Could it be that masculinity itself is a violent ideology? Recently, the American Psychological Association acknowledged the connections between “masculine ideology” and a “particular constellation of standards that have held sway over large segments of the population, including: anti-femininity, achievement, eschewal of the appearance of weakness, and adventure, risk, and violence.” According to this report, masculine ideology demands that men and boys suppress vulnerability and human connection, restrict their emotion to only confidence or aggression; value themselves in terms of their power over others, and accumulate power through intimidation and force. Masculine ideology is linked to homophobia, bullying, sexual assault, and intimate partner violence.
“Intimate partner violence” is, as Snyder points out, a euphemism—much like “domestic violence,” “private violence,” and “spousal abuse”—that fails in important ways for being too heteronormative, too limited, too elusive, and these failures obscure the “particular constellations” of power and force at work in these relationships. A far more accurate word to describe what these relationships must feel like from the inside, she suggests, is “terrorism.”
Terrorism might seem like the wrong word to use for the violence many people still consider “a private matter,” given that the legal definition of terrorism remains unclear—the UN remains unable to agree on a single working definition—and that acts of domestic terrorism, especially the terrorism of white men, are not prosecuted as such by the courts. For nearly the last 20 years our collective memory of terror has largely been informed by the attack against the World Trade Center—and, increasingly, by images of the horrifying and unforgettable carnage of suicide bombings and mass shootings, both here and abroad. These images horrify us, and their horror makes them persuasive, so much so that most Americans seem ready to accept that the greatest threat to our security is one that comes from an elsewhere—an over there—rather than from within our own homes.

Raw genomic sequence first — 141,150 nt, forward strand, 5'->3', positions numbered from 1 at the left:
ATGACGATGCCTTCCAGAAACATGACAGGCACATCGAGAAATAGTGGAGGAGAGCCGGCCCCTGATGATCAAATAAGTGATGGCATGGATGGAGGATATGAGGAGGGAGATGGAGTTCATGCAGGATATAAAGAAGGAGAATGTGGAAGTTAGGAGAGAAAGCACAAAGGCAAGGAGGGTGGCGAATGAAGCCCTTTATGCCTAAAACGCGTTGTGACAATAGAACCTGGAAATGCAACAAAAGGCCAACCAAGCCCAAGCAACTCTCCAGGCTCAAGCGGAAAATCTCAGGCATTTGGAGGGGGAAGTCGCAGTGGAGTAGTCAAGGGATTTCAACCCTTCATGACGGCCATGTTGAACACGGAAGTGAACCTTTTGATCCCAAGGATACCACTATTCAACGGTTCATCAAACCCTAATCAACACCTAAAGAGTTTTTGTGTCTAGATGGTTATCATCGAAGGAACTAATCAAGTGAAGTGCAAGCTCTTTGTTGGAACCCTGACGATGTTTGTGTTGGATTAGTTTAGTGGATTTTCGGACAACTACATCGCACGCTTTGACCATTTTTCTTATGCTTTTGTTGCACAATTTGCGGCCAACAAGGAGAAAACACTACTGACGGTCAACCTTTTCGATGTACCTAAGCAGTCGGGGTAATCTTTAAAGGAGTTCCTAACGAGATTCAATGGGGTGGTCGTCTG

Terrorism, these images tell us, is infrequent, far away, and visible, but in reality most violence is common, nearby, and hidden. In 2016, for instance, terror attacks claimed the lives of 68 people in the United States—but that same year, more than 1,800 women were murdered by men, and 93 percent of murdered women were killed by men they knew. That year wasn’t unique or unusual in this regard; again and again, decade after decade the statistics bear out: more than half of the women killed in this country are murdered by current or former intimate partners, and always the person most likely to be killed by a man with a gun isn’t a terrorist or a serial killer or even a burglar—it’s himself and his family.
Terrorism, if it also includes all of this, is a large and unwieldy threat, and makes the connection between private, hidden acts of violence and public, visible ones unmistakable. Adam Lanza, for example, killed his mother in her bed before murdering 20 first-graders and five elementary school staff in 2012; Stephen Paddock was well-known among casino staff for berating his girlfriend in public before he opened fire on concert-goers on the Las Vegas Strip in 2017. James T. Hodgkinson, who shot Rep. Steve Scalise and four others at a baseball practice in Washington, DC, repeatedly abused his daughter and then punched his neighbor in the face when she threatened to call 911. Omar Mateen, who murdered 49 people at the Pulse nightclub in Orlando in 2016 had, years earlier, battered his wife and held her hostage, though he was never held criminally accountable for this. Men who are radicalized by masculine ideology terrorize their families, and a man who terrorizes his family is more likely to terrorize strangers.